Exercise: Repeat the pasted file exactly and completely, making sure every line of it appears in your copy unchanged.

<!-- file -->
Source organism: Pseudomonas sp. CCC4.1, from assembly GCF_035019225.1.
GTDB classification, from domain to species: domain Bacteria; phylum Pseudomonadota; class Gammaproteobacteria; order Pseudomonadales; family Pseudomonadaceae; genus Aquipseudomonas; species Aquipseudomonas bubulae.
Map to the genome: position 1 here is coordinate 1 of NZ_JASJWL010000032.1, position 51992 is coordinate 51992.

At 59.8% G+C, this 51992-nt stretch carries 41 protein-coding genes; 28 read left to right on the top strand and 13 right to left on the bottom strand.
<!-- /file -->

Source organism: Pseudomonas sp. CCC4.1, from assembly GCF_035019225.1.
GTDB classification, from domain to species: domain Bacteria; phylum Pseudomonadota; class Gammaproteobacteria; order Pseudomonadales; family Pseudomonadaceae; genus Aquipseudomonas; species Aquipseudomonas bubulae.
Map to the genome: position 1 here is coordinate 1 of NZ_JASJWL010000032.1, position 51992 is coordinate 51992.

At 59.8% G+C, this 51992-nt stretch carries 41 protein-coding genes; 28 read left to right on the top strand and 13 right to left on the bottom strand.